Cowboy boots !
 Since I was born in Austin, Texas...and all my relatives are from Texas...I have a soft spot for cowboy boots. If I could I would have like to have tried on about 4 or 5 of these. I did not have time..but will show you one of my favorite pairs. Look at these...
 Boots with serious dandy-attitude. Conchos , metal tips. Way too much fun. I can tell you if I saw a man walking around in these , I would stare a hole into his boots.
Probably the Texan in me still.
Truth be told I would want his boots for myself.
A wonderful original art deco pastel portrait of a sailor in a blue frame , that has ORIGINAL blue paint on it from that time period. I'm sure this young man meant something to someone.
Now this is an old Victorian celluloid dresser box. These were very popular from the late 1800's to 1920's time period. The problem when buying these, is that the celluloid becomes very brittle with age and below.
This cannot be repaired. Too many cracks and breaks decrease the value of these a bunch.
It used to have perfumes or bottles to put perfumes and tonics in for personal grooming.
There is a big crack through the cover piece here.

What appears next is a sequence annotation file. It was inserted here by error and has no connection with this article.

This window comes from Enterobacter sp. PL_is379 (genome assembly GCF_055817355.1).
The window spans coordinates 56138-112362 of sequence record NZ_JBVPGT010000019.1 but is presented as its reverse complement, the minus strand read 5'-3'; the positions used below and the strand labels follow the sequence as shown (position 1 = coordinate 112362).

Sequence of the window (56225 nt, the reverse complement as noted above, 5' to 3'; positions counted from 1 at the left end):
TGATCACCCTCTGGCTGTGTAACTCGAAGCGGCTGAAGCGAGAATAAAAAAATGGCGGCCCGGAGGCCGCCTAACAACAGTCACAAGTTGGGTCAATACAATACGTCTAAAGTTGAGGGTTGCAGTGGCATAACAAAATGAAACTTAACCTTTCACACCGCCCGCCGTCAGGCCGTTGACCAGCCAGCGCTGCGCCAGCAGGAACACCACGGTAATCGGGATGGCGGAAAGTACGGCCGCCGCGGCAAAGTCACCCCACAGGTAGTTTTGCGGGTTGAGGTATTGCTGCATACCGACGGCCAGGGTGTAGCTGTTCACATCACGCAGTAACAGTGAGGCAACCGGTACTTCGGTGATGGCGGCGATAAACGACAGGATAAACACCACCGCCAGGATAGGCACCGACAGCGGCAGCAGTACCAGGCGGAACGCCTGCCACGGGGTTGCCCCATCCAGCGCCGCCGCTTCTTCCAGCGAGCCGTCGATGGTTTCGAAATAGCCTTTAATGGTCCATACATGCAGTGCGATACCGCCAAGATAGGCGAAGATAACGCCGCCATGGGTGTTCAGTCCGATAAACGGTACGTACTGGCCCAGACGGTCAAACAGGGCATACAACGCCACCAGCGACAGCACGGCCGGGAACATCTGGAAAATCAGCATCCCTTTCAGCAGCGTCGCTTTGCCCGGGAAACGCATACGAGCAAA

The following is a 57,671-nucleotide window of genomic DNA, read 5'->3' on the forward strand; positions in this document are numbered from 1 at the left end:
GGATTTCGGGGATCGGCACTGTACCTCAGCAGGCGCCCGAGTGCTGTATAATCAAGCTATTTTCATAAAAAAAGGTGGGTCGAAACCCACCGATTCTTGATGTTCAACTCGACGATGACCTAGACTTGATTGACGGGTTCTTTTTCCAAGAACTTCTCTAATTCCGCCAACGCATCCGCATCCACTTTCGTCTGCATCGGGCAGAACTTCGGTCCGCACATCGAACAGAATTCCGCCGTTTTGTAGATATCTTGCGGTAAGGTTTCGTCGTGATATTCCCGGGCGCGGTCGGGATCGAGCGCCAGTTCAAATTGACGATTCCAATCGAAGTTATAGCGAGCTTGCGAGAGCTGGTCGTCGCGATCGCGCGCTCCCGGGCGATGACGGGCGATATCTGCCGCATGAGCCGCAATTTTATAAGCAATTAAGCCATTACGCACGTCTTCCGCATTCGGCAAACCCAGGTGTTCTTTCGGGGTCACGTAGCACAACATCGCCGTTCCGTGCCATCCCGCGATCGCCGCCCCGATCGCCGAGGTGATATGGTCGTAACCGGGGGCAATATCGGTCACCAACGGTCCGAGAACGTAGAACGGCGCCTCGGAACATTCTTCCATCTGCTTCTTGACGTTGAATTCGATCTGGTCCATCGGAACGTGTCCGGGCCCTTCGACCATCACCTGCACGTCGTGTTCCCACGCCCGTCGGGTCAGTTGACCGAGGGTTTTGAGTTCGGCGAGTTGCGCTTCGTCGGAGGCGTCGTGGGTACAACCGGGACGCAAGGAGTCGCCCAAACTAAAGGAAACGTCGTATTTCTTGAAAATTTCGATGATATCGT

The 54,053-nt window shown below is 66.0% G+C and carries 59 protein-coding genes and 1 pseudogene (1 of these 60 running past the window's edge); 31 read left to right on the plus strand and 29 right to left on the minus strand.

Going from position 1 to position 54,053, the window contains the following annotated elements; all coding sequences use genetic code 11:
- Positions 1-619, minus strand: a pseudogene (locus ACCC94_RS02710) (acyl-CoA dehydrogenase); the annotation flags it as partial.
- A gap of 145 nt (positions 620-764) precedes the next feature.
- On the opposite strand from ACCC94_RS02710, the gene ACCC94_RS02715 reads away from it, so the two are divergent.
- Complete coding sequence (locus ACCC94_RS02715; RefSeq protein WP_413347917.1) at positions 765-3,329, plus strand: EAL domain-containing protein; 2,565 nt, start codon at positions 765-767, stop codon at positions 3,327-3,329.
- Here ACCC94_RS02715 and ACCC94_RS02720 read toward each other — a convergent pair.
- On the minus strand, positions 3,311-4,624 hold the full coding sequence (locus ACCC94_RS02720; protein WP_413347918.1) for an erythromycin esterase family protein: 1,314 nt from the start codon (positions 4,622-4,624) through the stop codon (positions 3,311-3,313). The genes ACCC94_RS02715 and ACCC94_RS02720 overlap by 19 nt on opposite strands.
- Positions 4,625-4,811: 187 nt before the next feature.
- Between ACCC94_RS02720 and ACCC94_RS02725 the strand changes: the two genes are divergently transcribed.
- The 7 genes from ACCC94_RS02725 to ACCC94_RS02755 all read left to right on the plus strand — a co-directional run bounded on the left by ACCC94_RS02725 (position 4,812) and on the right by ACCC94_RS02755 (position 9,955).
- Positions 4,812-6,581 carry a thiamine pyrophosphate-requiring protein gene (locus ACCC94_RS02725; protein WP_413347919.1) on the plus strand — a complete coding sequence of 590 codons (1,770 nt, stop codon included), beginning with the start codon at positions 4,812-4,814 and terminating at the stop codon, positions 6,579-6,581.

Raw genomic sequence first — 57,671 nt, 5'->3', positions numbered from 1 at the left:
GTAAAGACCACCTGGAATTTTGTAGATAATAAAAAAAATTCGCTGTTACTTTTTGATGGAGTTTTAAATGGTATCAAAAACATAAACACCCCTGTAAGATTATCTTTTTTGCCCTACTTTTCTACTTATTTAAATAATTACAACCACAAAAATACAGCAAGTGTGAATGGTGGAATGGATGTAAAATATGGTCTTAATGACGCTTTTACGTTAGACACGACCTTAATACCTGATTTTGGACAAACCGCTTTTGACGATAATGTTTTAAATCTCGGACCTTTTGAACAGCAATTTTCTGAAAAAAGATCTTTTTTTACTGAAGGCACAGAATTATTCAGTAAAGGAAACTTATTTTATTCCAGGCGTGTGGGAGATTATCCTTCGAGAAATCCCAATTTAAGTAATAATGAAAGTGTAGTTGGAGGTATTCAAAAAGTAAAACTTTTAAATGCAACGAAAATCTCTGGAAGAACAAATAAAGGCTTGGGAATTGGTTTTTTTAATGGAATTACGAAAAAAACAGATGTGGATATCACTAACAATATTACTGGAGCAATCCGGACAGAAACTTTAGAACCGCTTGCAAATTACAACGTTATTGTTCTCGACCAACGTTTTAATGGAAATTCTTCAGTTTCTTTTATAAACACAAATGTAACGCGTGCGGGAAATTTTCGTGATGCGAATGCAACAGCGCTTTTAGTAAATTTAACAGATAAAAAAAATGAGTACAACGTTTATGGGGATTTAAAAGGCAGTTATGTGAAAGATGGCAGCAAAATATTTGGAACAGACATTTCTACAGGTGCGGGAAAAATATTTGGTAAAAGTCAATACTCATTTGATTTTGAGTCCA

On top, they used to hold combs and brushes. They are usually lined with silk.

Here is the back, in good condition, morning glories abounding. Again, these are made of cardboard, covered in celluloid..which by the way became illegal to sell in the 1930-40's because consumers found it to be very flammable.
Celluloid was a hard plastic used in the 1920-40's time period. They used it to cover boxes, cover photo albums,and made purse handles and some jewelry. One this large, in very good condition, maybe 85.00-145.00. In fair condition 48.00-55.00, poor condition 20.00 or so. I would say this one was in fair condition.
Look what I found below !

Vintage cowboy chaps , circa 1940-50's , hanging from the sky...or rather a loop a dealer used. Too fun, the guy who buys these has to buy the boots with the conchos as well.
Vintage butterfly tray, 1920-40's time frame. More valuable if the butterflys and the inside decoration, under the glass,  is in good condition.